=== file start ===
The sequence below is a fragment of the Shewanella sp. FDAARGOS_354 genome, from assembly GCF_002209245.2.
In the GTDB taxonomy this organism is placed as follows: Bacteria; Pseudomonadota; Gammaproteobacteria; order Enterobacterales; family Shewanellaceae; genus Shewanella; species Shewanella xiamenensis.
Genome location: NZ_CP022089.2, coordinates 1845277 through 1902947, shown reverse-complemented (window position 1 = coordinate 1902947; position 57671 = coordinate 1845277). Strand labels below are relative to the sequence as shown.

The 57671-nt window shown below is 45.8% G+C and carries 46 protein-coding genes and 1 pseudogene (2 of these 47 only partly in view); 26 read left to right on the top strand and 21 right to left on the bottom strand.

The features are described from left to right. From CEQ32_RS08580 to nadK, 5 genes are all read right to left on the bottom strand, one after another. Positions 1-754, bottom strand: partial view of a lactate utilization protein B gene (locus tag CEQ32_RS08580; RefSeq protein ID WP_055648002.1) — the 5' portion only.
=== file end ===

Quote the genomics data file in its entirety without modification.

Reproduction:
The sequence below is a fragment of the Shewanella sp. FDAARGOS_354 genome, from assembly GCF_002209245.2.
In the GTDB taxonomy this organism is placed as follows: Bacteria; Pseudomonadota; Gammaproteobacteria; order Enterobacterales; family Shewanellaceae; genus Shewanella; species Shewanella xiamenensis.
Genome location: NZ_CP022089.2, coordinates 1845277 through 1902947, shown reverse-complemented (window position 1 = coordinate 1902947; position 57671 = coordinate 1845277). Strand labels below are relative to the sequence as shown.

The 57671-nt window shown below is 45.8% G+C and carries 46 protein-coding genes and 1 pseudogene (2 of these 47 only partly in view); 26 read left to right on the top strand and 21 right to left on the bottom strand.

The features are described from left to right. From CEQ32_RS08580 to nadK, 5 genes are all read right to left on the bottom strand, one after another. Positions 1-754, bottom strand: partial view of a lactate utilization protein B gene (locus tag CEQ32_RS08580; RefSeq protein ID WP_055648002.1) — the 5' portion only.